unit must be sacrificed to the well-being of the community. “No  man lives

for himself.”



against an offender, became, by God’s appointment, executor of the

judicial sentence. This secured economy in the administration of law. It

secured, to a large extent, veracity among witnesses, and moral

certainty of the rightness of the verdict. Yet, that obloquy might

not attach itself to one man alone, THE WHOLE COMMUNITY WAS


SENTENCE  (Thus, the great guilt in the United States, not only for

not carrying out God’s will but think of our neglect since Roe v. Wade,

1973, to the tune of neglecting the deaths of 50,000,000 babies –

I recommend Numbers ch. 32 v. 23 - Spurgeon Sermon  - The Great Sin

of Doing Nothing, and Abortion Rationale 2012  # 7 – this web site – CY

        2012)  The deed would thus be the common deed of all.  This practice

would foster oneness of sentiment, oneness of purpose, and would

promote harmonious national life.  (On the negative side, public neglect

 would bring ONENESS IN PUBLIC JUDGMENT!  Unless we

repent, this is what America has to face down the road and soon. 

It should be both interesting and instructive how that OUR ECONOMIC


DEPARTURE FROM GOD, speedily implemented, in of all places,


heavy ladened with the responsibility of “representing”  THE


CY– 2012)





So long as Moses was with the people, they had in him one to whom, in the last resort,

cases might be brought for decision which were found too difficult for the ordinary

judges (Exodus 18:19-26). But, as he was not to be always with them, it was needful

to provide a supreme court, to which such cases might be carried when they could no

longer be decided by him; and such a court is here appointed to be held at the



8 “If there arise a matter too hard for thee” - literally, too marvelous;

something extraordinary, and which could not be decided by the ordinary rules of the

judicature - “in judgment, between blood and blood, between plea and plea,

and between stroke and stroke,” -  i.e. in cases where blood had been shed and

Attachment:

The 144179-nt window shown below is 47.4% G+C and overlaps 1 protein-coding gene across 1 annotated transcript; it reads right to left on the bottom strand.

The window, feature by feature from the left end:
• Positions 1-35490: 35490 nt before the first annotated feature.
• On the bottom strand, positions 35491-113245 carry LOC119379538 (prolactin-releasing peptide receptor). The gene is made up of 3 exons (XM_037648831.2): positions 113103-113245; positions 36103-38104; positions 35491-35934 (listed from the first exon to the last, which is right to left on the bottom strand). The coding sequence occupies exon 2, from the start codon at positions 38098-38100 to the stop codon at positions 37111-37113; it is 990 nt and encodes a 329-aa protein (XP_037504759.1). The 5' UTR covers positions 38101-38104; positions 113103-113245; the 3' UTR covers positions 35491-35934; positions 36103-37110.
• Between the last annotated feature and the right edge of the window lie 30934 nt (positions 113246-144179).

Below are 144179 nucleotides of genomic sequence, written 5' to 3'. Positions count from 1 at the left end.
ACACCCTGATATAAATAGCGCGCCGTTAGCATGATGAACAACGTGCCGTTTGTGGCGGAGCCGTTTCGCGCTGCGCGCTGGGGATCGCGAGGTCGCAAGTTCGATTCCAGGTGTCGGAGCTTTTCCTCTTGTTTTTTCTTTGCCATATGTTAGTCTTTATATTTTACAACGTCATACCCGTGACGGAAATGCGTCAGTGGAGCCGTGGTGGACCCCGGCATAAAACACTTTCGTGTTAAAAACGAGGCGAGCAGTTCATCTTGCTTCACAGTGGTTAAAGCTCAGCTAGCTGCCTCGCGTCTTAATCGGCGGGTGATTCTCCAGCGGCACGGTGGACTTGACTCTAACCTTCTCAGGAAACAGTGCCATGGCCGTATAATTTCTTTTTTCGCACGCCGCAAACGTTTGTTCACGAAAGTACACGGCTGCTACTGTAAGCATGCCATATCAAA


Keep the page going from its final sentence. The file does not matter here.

death had ensued, either accidentally or from murderous intent (compare Exodus

21:13; Numbers 35:9-34); in cases of disputed rights and claims (compare

II Chronicles 19:10); and in cases where corporeal injury had been suffered, whether

in strife or from assault (Exodus 21:18-27); and, in general, “being matters of

controversy” – disputes as to what was lawful and right, might arise in their towns

and villages. In all such cases recourse was to be had to the court at the sanctuary —

to the priests the Levites,” i.e. the priests who were of the tribe of Levi, and

to the judge presiding there — the lay judge associated with the high priest

as president. It is not intended by this that an appeal was to lie from the lower

court to the higher, or that the parties in a suit might carry it at once to the supreme

judge; the meaning rather is that, when the ordinary judges found a case too difficult

for them to deal with, they were themselves to transmit it to the supreme court for

decision - “within thy gates: then shalt thou arise, and get thee up into the

place which the LORD thy God shall choose;”


9 “And thou shalt come unto the priests the Levites, and unto the judge

that shall be in those days, and inquire;” - what, namely, is “the sentence

of judgment;” and this the judge should declare -“and they shall shew

thee the sentence of judgment:” - literally, word of right - verbum juris,

declaration of what was legally right.


10 “And thou shalt do according to the sentence, which they of that

place which the LORD shall choose shall shew thee; and thou shalt

observe to do according to all that they inform thee:  11 According to the

sentence of the law which they shall teach thee, and according to the

judgment which they shall tell thee, thou shalt do: thou shalt not decline

from the sentence which they shall shew thee, to the right hand, nor to the

left.  12 And the man that will do presumptuously, and will not hearken

unto the priest that standeth to minister there before the LORD thy